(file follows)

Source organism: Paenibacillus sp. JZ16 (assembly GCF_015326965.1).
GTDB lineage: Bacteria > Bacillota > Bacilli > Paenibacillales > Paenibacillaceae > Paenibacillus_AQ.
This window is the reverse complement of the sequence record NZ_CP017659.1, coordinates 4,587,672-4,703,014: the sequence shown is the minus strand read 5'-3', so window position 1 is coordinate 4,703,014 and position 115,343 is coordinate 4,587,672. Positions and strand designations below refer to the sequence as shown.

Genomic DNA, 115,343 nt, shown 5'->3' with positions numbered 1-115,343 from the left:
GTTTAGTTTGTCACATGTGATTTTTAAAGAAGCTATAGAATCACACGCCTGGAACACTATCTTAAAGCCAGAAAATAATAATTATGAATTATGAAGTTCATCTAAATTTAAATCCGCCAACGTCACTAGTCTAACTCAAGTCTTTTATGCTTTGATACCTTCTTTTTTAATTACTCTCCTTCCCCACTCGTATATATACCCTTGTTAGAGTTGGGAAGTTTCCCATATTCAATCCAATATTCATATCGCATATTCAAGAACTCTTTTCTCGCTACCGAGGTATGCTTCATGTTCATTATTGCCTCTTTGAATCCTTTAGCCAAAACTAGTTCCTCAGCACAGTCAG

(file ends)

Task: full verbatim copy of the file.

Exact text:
Source organism: Paenibacillus sp. JZ16 (assembly GCF_015326965.1).
GTDB lineage: Bacteria > Bacillota > Bacilli > Paenibacillales > Paenibacillaceae > Paenibacillus_AQ.
This window is the reverse complement of the sequence record NZ_CP017659.1, coordinates 4,587,672-4,703,014: the sequence shown is the minus strand read 5'-3', so window position 1 is coordinate 4,703,014 and position 115,343 is coordinate 4,587,672. Positions and strand designations below refer to the sequence as shown.

Genomic DNA, 115,343 nt, shown 5'->3' with positions numbered 1-115,343 from the left:
GTTTAGTTTGTCACATGTGATTTTTAAAGAAGCTATAGAATCACACGCCTGGAACACTATCTTAAAGCCAGAAAATAATAATTATGAATTATGAAGTTCATCTAAATTTAAATCCGCCAACGTCACTAGTCTAACTCAAGTCTTTTATGCTTTGATACCTTCTTTTTTAATTACTCTCCTTCCCCACTCGTATATATACCCTTGTTAGAGTTGGGAAGTTTCCCATATTCAATCCAATATTCATATCGCATATTCAAGAACTCTTTTCTCGCTACCGAGGTATGCTTCATGTTCATTATTGCCTCTTTGAATCCTTTAGCCAAAACTAGTTCCTCAGCACAGTCAG